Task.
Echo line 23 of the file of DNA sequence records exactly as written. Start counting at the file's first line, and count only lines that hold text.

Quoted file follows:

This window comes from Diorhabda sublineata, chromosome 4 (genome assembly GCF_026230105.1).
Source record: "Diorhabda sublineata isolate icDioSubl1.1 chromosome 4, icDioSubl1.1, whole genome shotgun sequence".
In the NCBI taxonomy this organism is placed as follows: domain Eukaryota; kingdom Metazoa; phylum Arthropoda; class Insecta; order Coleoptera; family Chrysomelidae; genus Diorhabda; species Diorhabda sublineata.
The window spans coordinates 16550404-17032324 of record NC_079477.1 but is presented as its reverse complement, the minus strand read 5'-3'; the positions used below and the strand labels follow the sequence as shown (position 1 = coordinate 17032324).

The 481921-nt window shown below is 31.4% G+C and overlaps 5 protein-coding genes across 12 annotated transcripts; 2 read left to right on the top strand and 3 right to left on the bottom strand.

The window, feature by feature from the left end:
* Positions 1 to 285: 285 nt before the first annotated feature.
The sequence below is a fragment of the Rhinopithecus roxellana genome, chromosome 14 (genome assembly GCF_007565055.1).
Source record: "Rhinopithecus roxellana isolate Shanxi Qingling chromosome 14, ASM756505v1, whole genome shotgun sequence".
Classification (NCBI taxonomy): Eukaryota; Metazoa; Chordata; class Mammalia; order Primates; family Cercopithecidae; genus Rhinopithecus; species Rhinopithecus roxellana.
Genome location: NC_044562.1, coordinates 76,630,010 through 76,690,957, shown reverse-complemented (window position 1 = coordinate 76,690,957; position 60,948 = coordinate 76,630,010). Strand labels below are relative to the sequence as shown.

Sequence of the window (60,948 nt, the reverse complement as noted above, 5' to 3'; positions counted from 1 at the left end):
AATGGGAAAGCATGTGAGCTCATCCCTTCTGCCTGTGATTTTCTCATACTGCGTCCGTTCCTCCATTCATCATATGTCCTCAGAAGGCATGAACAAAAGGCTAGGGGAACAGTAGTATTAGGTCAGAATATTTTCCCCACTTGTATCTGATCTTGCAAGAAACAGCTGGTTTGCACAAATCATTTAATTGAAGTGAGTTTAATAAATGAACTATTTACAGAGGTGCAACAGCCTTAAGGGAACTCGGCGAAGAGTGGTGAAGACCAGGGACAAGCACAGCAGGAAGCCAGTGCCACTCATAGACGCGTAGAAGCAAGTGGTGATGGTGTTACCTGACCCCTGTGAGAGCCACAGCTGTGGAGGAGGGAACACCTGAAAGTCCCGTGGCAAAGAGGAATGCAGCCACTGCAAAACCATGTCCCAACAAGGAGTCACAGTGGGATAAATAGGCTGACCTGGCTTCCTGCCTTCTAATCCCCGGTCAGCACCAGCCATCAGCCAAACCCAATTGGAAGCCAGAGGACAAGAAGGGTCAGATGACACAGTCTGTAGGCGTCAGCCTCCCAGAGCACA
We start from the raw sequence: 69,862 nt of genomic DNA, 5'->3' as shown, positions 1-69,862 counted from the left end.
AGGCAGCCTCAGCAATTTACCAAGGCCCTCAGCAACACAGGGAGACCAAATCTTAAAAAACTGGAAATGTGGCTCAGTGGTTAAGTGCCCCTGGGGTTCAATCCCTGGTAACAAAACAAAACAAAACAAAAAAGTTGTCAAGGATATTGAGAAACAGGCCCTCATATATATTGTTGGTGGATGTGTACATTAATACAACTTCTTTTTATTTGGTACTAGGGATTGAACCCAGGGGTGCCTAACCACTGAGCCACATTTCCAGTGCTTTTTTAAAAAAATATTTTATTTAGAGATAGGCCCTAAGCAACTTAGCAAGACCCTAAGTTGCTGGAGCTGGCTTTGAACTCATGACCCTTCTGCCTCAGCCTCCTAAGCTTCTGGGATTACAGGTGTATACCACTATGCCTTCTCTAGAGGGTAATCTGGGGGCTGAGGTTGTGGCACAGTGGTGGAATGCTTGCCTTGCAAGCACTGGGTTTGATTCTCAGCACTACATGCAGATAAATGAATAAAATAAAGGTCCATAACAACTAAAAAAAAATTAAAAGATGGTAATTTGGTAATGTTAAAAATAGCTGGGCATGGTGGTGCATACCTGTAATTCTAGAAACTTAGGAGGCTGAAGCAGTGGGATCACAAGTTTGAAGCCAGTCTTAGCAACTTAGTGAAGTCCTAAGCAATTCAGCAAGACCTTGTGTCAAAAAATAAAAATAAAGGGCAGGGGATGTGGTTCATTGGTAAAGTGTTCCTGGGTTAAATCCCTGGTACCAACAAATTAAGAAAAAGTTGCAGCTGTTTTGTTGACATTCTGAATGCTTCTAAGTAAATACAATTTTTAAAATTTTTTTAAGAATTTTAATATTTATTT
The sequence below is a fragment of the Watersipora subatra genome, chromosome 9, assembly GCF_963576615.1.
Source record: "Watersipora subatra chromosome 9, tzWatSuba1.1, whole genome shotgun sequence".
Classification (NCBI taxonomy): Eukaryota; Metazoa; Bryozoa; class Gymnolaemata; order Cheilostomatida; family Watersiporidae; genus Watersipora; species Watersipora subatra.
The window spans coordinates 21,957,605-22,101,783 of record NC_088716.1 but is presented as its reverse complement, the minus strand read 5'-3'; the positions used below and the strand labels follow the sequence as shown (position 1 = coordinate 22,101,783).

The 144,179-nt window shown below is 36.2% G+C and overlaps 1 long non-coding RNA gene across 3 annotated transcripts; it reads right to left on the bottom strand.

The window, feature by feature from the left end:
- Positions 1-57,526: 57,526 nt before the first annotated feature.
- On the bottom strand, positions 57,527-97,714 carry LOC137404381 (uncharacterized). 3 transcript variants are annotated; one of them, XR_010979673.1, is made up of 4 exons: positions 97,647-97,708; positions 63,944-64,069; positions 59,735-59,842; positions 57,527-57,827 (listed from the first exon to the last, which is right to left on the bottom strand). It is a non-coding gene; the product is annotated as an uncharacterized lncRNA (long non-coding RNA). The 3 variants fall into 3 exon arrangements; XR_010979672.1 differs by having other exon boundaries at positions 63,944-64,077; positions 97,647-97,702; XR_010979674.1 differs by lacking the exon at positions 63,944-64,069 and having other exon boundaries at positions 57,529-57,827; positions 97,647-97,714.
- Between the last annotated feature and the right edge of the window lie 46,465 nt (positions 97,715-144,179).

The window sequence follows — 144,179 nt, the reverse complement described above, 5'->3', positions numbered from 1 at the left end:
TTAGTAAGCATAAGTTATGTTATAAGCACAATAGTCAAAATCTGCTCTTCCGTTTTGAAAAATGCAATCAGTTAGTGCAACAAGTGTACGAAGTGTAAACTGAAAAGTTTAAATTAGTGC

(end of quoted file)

- On the bottom strand, positions 57,527-97,714 carry LOC137404381 (uncharacterized). 3 transcript variants are annotated; one of them, XR_010979673.1, is made up of 4 exons: positions 97,647-97,708; positions 63,944-64,069; positions 59,735-59,842; positions 57,527-57,827 (listed from the first exon to the last, which is right to left on the bottom strand). It is a non-coding gene; the product is annotated as an uncharacterized lncRNA (long non-coding RNA). The 3 variants fall into 3 exon arrangements; XR_010979672.1 differs by having other exon boundaries at positions 63,944-64,077; positions 97,647-97,702; XR_010979674.1 differs by lacking the exon at positions 63,944-64,069 and having other exon boundaries at positions 57,529-57,827; positions 97,647-97,714.